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Reflections on Social Distancing by Eric E Wright

Distance by Free Photos on Pixabay

Life has been upended by an invisible virus. The byword has become distance—social distance. 

Mothers’ day meant distance from our kids. At least we sat on our porch six feet away from our daughter and her husband. We parted with virtual hugs. No touch. No visit from our son in Mississauga. Fortunately, he and our son in Atlanta called Mary Helen.

Since our daughter lives in a nearby village, she has taken it upon herself to get a lot of our groceries. But no hugs. No touch. As a rather stolid man, I didn’t realize how much I missed the hugs of our kids and grandkids.

Then there’s distance from our doctors. Appointments and blood tests cancelled. Yeah! Celebration…but wait, should we be concerned about all the regular medical decisions postponed? At least Mary Helen has been able to schedule a clinic visit and phone consultations using photos sent to her skin specialist.  

Social Distance by Tumisu on Pixabay

Coffee with friends also meant distance. Two friends came over with lawn chairs they put up below our porch for a chinwag. All went well until a cold wind sprang up. We found them blankets so they could join us on the porch at a distance.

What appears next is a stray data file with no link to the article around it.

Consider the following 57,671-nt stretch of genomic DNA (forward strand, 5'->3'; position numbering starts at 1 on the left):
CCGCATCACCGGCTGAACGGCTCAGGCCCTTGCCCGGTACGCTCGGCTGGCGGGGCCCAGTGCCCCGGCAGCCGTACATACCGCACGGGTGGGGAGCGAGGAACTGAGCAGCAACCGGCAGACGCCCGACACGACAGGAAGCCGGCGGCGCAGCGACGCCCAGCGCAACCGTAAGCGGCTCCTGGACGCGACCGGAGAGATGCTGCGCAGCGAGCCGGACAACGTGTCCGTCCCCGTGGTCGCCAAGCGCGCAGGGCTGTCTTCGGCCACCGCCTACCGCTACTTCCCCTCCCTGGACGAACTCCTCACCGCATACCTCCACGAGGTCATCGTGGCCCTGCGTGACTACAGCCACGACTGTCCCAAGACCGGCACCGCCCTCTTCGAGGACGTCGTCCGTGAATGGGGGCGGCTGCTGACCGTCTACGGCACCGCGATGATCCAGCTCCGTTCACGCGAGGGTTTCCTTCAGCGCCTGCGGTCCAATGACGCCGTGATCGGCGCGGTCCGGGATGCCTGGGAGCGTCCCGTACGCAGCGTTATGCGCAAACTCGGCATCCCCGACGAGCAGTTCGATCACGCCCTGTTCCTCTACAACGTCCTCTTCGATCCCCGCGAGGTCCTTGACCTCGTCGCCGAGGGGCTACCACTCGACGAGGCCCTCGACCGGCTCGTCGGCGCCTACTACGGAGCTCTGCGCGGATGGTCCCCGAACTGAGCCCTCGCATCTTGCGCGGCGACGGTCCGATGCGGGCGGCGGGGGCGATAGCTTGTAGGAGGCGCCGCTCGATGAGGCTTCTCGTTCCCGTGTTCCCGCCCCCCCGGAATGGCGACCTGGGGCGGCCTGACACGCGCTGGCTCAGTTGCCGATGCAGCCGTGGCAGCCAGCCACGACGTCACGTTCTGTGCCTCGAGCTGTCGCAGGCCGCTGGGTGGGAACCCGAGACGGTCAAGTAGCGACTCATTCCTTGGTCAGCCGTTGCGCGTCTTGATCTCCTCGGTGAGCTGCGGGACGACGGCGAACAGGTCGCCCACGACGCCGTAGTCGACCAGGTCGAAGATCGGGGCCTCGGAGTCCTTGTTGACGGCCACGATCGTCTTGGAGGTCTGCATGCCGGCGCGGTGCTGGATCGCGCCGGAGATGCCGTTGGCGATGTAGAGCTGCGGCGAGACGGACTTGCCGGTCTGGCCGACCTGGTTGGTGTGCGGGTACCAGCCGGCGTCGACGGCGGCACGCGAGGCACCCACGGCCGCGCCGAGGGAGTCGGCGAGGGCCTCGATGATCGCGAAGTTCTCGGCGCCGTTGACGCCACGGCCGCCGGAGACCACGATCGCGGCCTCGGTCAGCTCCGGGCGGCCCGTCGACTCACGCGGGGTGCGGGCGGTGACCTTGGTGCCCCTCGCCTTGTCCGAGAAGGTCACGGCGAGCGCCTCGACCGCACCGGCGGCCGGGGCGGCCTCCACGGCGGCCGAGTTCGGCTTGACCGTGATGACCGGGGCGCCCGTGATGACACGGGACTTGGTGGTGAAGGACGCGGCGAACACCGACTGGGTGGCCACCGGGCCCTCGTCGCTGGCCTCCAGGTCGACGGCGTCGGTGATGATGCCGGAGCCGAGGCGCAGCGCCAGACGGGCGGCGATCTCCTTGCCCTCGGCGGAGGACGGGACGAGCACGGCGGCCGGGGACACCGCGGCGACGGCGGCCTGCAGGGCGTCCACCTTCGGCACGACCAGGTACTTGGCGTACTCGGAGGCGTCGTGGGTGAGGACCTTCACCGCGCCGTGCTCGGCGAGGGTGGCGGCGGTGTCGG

In April a dear friend died from Coviod-19. He died isolated in the hospital. Isolated from family and friends. Dave was one of those quiet, dependable saints who demonstrate the reality of our faith. Always there to welcome new and old to the service. Tall and thin but with a grip like iron. Always available if one needed help. Always offering a cheerful countenance and an encouraging word. Not a a preacher nor a teacher but a wise deacon. One of the first ones to volunteer to join a repair crew sent down south to help in the cleanup from one of their hurricanes. The first one to join the team tasked with helping to build a new church or put on a new roof for someone in straightened circumstances.

True, he was of a good age. True, he is now rejoicing, pain-free in the presence of his Saviour. But there was no gathering of relatives and friends to rejoice in his send off and grieve his loss. Instead there was a very abbreviated grave-side burial with no more than ten attending and lasting no more than 15 minutes. Some of us looked on via zoom. How sad to view this brief acknowledgement of a wonderful man. Distant.

Apple Blossom by Kie-ker from Pixabay

All the rituals attending the death of a friend or relative that have been honed over millennia to bring some closure and celebration to the passing of a life well-lived—all those have been upended. And just this week the father of a friend has died in a distant US state while she is stuck here on this side of the border. Distant.

In spite of all that is hurtful about this pandemic, some good has come of it. The technology that provides social networking has been a boom. We can zoom with our families or social groups! We can attend church remotely with a cup of coffee nearby. Well that’s not so great. But here in our condo community I’ve noticed a happy increase in friendliness and socializing—at a distance of six feet. And of course, for the people of faith, it is a great time to rest on all those promises of Scripture. But God speed the return of touch and hugs!

Masked up by Eric Wright

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